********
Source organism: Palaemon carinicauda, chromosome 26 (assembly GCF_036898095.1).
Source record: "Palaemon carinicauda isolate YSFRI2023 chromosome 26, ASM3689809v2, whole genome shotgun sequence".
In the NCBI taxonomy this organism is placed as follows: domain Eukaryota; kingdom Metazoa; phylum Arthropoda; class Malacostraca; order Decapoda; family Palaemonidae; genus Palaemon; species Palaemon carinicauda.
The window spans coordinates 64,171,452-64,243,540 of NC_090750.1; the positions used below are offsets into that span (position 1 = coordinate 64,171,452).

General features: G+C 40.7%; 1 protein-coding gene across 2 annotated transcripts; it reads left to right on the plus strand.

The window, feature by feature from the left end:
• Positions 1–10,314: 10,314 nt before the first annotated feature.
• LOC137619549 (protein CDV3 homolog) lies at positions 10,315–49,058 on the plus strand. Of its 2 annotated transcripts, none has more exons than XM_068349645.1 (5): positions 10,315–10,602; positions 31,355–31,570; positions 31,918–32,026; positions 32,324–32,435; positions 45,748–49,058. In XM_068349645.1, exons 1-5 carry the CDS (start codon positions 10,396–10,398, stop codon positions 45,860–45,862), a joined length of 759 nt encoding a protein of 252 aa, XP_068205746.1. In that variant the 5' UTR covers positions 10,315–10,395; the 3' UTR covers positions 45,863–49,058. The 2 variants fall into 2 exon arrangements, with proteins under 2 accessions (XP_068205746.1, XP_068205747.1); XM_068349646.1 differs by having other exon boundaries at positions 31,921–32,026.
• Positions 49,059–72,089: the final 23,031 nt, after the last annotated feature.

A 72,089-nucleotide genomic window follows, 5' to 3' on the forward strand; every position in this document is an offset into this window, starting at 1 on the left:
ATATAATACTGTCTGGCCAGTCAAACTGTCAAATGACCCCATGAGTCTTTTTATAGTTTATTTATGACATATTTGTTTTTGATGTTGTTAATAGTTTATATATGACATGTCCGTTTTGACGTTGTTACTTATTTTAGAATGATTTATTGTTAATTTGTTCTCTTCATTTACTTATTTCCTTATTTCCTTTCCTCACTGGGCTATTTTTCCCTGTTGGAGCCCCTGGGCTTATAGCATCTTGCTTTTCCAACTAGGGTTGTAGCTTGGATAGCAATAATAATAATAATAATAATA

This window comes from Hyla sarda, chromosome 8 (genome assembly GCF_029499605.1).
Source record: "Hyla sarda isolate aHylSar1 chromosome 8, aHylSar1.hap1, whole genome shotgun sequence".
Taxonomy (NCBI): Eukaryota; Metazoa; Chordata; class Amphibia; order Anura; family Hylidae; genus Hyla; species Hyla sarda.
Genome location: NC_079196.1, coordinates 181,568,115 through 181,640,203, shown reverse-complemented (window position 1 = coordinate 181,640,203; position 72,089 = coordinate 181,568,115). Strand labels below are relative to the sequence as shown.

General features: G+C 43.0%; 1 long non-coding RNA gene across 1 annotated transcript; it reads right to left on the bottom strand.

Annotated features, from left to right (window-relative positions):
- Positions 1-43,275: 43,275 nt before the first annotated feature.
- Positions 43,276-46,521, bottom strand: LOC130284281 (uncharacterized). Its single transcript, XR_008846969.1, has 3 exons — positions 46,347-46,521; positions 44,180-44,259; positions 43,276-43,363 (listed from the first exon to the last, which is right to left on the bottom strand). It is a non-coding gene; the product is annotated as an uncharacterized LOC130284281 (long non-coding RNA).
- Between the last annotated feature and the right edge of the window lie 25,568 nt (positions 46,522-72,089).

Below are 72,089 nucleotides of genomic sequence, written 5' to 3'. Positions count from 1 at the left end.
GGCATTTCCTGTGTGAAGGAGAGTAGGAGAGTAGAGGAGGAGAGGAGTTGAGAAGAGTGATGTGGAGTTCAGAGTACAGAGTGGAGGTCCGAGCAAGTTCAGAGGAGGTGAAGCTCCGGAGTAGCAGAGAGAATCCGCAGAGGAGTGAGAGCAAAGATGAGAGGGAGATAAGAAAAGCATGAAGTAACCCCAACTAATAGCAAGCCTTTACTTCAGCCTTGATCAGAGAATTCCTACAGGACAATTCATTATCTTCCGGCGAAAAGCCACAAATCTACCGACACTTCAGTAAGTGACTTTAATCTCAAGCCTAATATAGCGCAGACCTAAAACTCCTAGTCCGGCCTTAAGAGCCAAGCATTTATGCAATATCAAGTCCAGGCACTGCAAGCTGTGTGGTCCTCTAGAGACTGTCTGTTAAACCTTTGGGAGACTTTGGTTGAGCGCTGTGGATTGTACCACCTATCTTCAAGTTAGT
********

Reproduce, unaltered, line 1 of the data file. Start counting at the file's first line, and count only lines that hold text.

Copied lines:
Source organism: Palaemon carinicauda, chromosome 26 (assembly GCF_036898095.1).